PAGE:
We must not forget the lonely or the sick. We first try to form a Christian community, a Christian family in which each member may take his or her responsibilities according to God’s gifts and calling. Then we plan to edify the Church of walls at the right time and according to the possibilities of each community.

Undoubtedly, we encounter many obstacles in this process, with the most important ones being connected to the first part of the mission, building the Church in the soul. Being a Christian in America today, living your Orthodox Christian faith is a challenge that we need to understand, to assume, and to struggle to overcome.

In Elder Arsenie Papacioc’s words, this spiritual struggle requires much discernment and courage: Who are we? From what position do we relate to the world that lacks God more and more? Which is the place that I offer to God in my life? Our spiritual life, our Christian life depends on the answer to these questions. What do Romanians lack most in the US as regards their identity? What is the greatest longing they have in their soul? Is it related to the traditions of the Romanian village? How does the Church manage to address these shortcomings?

Metropolitan Nicolae Condrea: In the Church, Christians meet the bishop and the priest, and await a word of comfort and courage, await advice and guidance to continue their more or less corporate life outside the Church. Uprooted from their native land, Romanian Orthodox Christians in America are looking for other spiritual roots in the Church of Christ.

Not many are those who confess that they did not go to church in Romania or did go only rarely, those who did not have any religious life, but who, once they came to America, sought a spiritual balance for themselves and their family. This balance can only be found in the Church. The meeting with them explains the parable of the lost sheep and we follow the Saviour’s example of lifting up the rational sheep and rejoicing in finding it.

The evocation of the Romanian village in this Solemn Year will be an occasion for a return to origins, a remembrance of the village traditions and customs rooted in the spirituality of the Romanian people. This remembrance will be an opportunity to look into the city life we live in America with its good things and less good things.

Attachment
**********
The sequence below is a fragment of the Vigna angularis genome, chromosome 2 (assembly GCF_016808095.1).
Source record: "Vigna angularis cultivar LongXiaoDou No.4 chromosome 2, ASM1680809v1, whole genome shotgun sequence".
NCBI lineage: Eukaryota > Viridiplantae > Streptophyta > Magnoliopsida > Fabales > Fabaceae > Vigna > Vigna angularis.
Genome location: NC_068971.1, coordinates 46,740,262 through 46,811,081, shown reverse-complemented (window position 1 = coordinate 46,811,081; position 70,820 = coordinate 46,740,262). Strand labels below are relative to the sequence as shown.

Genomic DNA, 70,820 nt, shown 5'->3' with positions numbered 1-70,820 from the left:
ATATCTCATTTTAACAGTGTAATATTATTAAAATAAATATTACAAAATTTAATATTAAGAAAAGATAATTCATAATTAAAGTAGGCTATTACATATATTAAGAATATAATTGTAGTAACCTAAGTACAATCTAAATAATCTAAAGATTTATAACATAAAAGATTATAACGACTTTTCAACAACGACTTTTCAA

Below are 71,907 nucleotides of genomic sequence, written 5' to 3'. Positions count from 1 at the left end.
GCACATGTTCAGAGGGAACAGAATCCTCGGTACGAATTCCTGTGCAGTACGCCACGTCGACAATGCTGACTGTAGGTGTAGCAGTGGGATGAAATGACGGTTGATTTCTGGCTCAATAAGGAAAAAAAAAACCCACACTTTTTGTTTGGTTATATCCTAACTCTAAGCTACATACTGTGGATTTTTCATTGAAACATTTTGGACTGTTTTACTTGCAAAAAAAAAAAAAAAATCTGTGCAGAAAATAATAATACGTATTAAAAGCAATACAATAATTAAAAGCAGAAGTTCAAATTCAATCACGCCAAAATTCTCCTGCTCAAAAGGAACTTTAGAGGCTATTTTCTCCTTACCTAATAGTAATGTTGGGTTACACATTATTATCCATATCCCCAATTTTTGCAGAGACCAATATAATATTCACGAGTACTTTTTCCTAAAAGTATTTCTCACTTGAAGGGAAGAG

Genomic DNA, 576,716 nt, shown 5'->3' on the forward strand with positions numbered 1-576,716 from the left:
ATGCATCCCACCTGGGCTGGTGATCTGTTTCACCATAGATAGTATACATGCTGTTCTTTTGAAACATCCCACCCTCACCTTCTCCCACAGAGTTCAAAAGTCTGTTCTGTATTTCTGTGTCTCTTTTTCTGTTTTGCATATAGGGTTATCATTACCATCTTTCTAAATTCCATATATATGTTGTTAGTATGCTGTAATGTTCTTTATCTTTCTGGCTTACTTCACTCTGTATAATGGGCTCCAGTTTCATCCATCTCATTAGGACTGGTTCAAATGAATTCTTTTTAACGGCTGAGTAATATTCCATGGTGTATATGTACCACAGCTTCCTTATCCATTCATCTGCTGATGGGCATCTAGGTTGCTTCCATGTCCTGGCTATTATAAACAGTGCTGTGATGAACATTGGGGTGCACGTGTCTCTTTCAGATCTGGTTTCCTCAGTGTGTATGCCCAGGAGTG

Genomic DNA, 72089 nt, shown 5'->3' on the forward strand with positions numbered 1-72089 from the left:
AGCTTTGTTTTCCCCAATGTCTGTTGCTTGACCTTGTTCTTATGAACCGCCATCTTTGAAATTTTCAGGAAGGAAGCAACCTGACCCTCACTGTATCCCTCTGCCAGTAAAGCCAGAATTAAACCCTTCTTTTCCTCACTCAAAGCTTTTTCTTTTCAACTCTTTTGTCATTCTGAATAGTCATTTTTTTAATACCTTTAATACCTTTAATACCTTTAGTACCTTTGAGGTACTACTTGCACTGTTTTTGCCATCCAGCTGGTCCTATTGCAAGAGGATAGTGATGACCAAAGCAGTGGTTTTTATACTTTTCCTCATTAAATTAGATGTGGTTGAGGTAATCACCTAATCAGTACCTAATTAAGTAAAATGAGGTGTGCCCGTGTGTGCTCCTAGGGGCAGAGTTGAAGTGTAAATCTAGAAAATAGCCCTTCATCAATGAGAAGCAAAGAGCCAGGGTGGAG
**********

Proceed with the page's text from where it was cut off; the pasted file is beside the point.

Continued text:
The agenda of the Deanery Assemblies that we are organizing this year in America includes several topics dedicated to the Romanian village, such as the presentation of some profiles of priests, teachers or teachers. We hope that the nostalgia of the Romanian village will give us the opportunity to rediscover the spiritual health we grew up with in Romania, in the village. With Your Eminence’s goodwill, the Romanians in America will have the opportunity to see the photographs of ‘The Portrait of the Romanian Village’ Exhibition. What do you think will be the impact on Romanian communities?

Metropolitan Nicolae Condrea: We are grateful to His Beatitude Patriarch Daniel for offering his blessing to display a part of The Portrait of the Romanian Village Exhibition in our parishes in America. The occasion will be offered, as I mentioned, during the convening of the Deanery Assemblies, but also at the patronal feasts of our parishes.

It will be a beautiful chance for all the believers who were born in the countryside to tell their children, grandchildren and great grandchildren about country life, to remember their childhood and youth spent in the natural village environment that gushes forth spiritual and physical health. Please send a message to the readers.

Metropolitan Nicolae Condrea: First of all, I would like to congratulate all the members of the Basilica Media Centre for the beautiful and fruitful 11-year activity. I also thank you for presenting the events in the two dioceses of the Romanian Orthodox Metropolis of the Americas.

I wish spiritual progress to all readers and I urge them to use what they read on the website for a Christian witness in the modern world.

Being a Christian means being a confessor, which requires knowledge, understanding, the experience of what God reveals to us and courage to preach to the world. God bless the endeavour of the labourers and the good thought of the readers!

Photography courtesy of / Raluca Ene